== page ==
WOW2020 Week 10: Can you use spatial BUFFER() functions in 2 ways?


But first…

Well, this is it! This week marks my final WorkoutWednesday challenge. Its been so much fun contributing the last couple of months, I hope you enjoy my challenges. But I’ve still got one more, this one. So let’s get to it.

The Challenge

If you haven’t heard, Tableau version 2020.1 has been released and it is a power-packed release!

  • Viz Animation
  • Dynamic parameters
  • spatial buffer functions

And that last bullet is the main features of this challenge. And in order to use the new buffer calculation, your data must include geo-coded data. Because of that, Superstore is not going to be a good dataset so we’re going with custom data set I created. With the upcoming Tableau Conference – Europe coming up later this summer, I felt that many of you have begun planning your trip. Besides all the great things that go down at Tableau conference, it’s also a great opportunity to get out and explore. This year’s European conference is being held in London, UK!

You’re objective this week is to visualize London hotels and pubs using the Buffer() function! To help you get started, there have been a couple of excellent blog posts written that I encourage you to check out while completing this challenge.

  • Tableau Zen Master, Marc Reid wrote up an excellent walkthrough stepping you through the how and the why and provides a really nice workbook for you to check out.
  • Tableau Developer, Filippos Lymperopoulos presented buffer() calculations at Devs on Stage at Tableau Conference 2019 in Vegas. Recently, he wrote up a blog post walking through what he showed on stage.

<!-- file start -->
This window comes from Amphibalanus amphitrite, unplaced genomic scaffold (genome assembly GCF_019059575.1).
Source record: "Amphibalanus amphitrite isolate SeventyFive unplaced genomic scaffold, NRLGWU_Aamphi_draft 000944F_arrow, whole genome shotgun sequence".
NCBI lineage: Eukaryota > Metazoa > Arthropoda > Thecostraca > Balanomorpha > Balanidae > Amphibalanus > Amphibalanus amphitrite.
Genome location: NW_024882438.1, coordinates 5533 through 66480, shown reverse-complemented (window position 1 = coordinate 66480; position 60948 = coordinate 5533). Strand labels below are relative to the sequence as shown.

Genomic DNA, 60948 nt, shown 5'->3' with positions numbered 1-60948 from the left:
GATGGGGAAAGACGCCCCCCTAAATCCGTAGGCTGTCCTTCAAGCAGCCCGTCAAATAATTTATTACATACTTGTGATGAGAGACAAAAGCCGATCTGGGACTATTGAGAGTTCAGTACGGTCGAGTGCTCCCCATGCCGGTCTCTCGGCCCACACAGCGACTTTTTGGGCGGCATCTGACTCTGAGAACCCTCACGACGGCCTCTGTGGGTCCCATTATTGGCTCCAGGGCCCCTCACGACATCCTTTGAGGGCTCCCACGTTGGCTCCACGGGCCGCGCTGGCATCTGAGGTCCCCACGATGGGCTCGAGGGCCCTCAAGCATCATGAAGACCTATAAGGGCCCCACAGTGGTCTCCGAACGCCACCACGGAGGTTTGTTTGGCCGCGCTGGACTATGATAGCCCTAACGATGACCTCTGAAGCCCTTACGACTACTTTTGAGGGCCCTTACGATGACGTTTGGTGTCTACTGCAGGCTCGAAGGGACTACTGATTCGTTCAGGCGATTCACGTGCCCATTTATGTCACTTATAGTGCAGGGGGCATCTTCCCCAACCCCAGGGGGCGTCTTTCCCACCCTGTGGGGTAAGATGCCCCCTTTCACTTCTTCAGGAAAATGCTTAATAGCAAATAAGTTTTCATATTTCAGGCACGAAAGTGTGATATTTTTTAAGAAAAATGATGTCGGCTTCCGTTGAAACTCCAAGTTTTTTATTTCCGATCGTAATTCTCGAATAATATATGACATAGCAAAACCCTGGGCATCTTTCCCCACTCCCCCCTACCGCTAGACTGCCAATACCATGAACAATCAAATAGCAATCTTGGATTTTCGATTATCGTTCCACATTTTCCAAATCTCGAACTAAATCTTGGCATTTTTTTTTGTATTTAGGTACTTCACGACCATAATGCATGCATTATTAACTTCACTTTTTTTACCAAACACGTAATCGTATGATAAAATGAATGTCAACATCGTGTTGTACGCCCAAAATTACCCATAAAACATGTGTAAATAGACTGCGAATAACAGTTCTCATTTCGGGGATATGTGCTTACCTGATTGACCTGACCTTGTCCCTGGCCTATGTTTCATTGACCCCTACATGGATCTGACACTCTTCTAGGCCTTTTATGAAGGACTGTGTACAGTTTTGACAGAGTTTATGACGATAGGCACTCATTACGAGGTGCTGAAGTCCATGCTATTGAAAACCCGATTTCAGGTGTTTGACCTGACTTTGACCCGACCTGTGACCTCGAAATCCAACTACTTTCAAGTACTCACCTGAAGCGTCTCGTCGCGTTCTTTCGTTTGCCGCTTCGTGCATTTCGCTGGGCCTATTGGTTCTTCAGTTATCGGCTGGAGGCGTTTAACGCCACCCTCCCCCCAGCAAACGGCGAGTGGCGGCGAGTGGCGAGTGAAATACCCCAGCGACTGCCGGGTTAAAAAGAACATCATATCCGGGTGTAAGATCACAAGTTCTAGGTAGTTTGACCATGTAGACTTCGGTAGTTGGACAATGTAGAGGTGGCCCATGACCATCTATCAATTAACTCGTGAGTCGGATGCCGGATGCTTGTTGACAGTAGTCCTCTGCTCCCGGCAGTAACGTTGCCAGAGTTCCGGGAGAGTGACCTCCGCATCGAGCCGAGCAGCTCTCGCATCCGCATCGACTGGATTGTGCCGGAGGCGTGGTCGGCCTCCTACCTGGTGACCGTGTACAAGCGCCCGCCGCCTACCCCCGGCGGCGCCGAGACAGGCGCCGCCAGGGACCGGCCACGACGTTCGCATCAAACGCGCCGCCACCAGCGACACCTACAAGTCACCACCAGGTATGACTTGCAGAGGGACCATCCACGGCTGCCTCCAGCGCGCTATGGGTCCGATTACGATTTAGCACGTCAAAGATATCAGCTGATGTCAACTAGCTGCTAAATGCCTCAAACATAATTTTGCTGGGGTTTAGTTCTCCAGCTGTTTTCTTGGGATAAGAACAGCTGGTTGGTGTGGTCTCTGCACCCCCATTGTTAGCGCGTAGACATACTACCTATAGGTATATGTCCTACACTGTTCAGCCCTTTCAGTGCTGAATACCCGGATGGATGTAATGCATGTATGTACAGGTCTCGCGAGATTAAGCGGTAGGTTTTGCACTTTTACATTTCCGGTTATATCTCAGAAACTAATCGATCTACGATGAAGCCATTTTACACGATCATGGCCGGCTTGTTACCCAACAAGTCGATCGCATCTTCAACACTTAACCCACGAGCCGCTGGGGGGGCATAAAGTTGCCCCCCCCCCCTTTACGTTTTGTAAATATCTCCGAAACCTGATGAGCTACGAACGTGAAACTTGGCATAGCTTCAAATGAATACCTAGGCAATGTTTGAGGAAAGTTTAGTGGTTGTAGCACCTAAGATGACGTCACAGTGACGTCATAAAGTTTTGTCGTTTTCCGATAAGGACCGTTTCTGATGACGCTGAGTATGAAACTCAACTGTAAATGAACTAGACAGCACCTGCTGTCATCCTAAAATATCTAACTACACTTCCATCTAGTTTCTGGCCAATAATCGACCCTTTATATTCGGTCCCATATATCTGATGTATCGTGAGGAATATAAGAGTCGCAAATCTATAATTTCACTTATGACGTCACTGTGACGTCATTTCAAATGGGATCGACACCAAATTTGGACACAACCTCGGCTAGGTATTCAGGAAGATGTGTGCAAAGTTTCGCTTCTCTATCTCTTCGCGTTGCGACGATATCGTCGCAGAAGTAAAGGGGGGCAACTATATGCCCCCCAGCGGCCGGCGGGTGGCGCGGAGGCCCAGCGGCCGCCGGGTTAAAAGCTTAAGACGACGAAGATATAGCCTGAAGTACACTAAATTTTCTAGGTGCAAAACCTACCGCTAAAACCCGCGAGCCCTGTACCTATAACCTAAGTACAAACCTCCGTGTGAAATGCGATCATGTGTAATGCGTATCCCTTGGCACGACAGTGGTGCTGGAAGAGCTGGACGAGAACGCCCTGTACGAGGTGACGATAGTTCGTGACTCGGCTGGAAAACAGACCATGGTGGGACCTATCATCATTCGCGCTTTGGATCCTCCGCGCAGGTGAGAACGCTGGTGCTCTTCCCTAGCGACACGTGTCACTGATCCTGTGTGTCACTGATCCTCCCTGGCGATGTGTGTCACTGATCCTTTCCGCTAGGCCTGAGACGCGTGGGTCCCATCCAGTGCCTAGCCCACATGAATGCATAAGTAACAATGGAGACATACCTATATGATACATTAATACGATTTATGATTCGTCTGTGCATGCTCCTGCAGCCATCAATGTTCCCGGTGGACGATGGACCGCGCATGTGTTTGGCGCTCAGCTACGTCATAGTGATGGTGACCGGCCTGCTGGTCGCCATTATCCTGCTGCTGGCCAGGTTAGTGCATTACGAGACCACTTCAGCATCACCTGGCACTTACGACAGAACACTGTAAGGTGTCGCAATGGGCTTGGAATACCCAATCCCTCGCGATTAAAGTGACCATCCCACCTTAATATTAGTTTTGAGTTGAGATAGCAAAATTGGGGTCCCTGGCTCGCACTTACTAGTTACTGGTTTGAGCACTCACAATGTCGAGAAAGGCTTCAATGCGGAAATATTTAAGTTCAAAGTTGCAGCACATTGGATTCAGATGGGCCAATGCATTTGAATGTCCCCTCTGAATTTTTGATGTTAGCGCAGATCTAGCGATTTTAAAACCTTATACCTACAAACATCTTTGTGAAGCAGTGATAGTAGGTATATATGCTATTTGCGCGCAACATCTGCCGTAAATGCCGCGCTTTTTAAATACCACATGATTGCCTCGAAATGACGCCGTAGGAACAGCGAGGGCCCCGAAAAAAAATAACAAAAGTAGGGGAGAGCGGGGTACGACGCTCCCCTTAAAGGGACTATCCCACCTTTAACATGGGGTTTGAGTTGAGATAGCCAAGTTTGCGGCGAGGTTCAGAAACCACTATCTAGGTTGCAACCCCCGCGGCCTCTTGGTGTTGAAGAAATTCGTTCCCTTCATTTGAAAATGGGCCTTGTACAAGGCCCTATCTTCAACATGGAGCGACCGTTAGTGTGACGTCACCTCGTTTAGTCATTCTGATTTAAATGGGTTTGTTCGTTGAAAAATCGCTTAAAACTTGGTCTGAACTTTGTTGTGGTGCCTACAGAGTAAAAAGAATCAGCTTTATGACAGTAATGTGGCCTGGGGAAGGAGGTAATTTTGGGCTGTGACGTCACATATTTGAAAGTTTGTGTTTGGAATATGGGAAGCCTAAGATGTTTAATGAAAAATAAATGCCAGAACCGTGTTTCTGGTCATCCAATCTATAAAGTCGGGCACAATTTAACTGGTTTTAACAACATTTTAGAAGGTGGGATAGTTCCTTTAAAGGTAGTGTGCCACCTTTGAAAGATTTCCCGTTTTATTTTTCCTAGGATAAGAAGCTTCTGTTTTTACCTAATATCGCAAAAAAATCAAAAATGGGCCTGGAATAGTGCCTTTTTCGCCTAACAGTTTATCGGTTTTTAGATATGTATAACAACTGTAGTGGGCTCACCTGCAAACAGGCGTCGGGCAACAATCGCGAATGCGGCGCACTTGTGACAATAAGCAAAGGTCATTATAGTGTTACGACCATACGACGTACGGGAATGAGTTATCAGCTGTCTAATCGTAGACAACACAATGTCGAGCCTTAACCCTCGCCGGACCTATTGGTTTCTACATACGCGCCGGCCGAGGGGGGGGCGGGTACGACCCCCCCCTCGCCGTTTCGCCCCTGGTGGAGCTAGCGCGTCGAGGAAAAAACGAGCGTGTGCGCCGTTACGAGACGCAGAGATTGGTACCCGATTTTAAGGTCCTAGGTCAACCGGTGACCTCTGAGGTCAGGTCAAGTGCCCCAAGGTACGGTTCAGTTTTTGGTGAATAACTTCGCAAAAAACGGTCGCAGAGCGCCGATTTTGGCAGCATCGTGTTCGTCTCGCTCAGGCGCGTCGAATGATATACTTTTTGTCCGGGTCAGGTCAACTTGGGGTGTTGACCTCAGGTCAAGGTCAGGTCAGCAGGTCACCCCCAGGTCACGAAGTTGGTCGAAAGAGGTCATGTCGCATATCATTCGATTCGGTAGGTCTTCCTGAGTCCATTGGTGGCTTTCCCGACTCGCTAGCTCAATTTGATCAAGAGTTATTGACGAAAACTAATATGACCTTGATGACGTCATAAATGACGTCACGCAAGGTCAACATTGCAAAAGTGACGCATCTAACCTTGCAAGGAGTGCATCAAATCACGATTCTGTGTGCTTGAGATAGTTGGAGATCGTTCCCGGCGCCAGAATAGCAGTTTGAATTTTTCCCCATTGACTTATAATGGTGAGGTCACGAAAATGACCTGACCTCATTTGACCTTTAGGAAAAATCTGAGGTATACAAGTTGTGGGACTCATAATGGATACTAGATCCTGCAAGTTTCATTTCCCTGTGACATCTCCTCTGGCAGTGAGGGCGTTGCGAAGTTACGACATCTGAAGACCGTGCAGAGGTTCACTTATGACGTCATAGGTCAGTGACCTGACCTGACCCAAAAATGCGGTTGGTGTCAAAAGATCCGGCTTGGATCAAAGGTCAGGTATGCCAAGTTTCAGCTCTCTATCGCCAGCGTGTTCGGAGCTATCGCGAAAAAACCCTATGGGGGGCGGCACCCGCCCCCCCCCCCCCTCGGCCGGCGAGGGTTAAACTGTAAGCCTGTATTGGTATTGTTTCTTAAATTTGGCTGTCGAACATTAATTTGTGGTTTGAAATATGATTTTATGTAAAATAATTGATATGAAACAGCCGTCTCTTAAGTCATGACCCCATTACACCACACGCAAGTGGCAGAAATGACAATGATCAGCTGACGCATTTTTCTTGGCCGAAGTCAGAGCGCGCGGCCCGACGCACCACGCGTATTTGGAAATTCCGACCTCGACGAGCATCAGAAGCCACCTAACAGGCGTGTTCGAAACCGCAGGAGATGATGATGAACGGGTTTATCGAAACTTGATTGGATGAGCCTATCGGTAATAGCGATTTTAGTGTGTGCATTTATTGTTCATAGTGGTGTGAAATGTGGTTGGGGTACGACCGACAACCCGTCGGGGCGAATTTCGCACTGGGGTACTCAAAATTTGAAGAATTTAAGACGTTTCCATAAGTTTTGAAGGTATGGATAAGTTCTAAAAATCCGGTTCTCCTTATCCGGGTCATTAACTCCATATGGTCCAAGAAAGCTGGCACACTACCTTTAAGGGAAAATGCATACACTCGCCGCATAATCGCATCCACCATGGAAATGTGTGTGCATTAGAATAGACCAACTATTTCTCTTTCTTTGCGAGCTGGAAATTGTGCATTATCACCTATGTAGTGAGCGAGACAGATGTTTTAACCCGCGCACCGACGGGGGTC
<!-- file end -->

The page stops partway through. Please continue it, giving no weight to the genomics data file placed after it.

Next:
Both of these posts will help you with this week’s challenge. 

But here at #WOW2020, we like to take things one step further. While the posts above do a great job of the “how to DO” we strive for showing you “how to APPLY” techniques to your existing workflows.

There are two primary use cases for primary buffer() calculations, this challenge presents both for you to decide which one tackle (or both!).


Intermediate Challenge

  • Dashboard Size: 700px by 700 px
  • Create a Map that shows the number of pubs within a 500-meter buffer of each hotel
    • If no pubs are within that radius DO NOT show the hotel
    • Label each hotel with the number of pubs in the radius
  • Tooltip
    • Show the list of pubs in the radius 
    • Show the distance (meters)
    • Sort ascending by distance

Once you get this, play around with setting different size radii or join types (was that a spoiler?)

Jedi Challenge

  • Dashboard Size: 700px by 700 px
  • Create a dashboard with a map & collapsible container that allows the user to sort the list of hotels by 3 measures
    • Number of ratings 
    • Yelp Rating
    • Price Rating
  • When the user selects a hotel:
    • Show the hotel on the map with a gray dynamic buffer zone
    • Size the pubs by the distance to the selected hotel
    • Color the pubs (ascending) by the distance to the selected hotel
  • Match Tooltips
  • Match Legend

NOTE: I noticed intermittent buffer issues when I this to Tableau Public. So just confirm it works on Desktop


This is a custom dataset that I created. You can get it here at There are 3 data sets at this link. The Intermediate challenge uses BOTH:

  • London Hotel
  • London Pubs

The Jedi challenge uses

  • Hotels_Pubs Combined


When you publish your solution on Tableau Public make sure to take the time and include a link to the original inspiration.  Also include the hashtag #WOW2020 in your description to make it searchable!


After you finish your workout, share on Twitter using the hashtag #WOW2020 and tag @AnnUJackson@LukeStanke@lorna_eden, and @HipsterVizNinja



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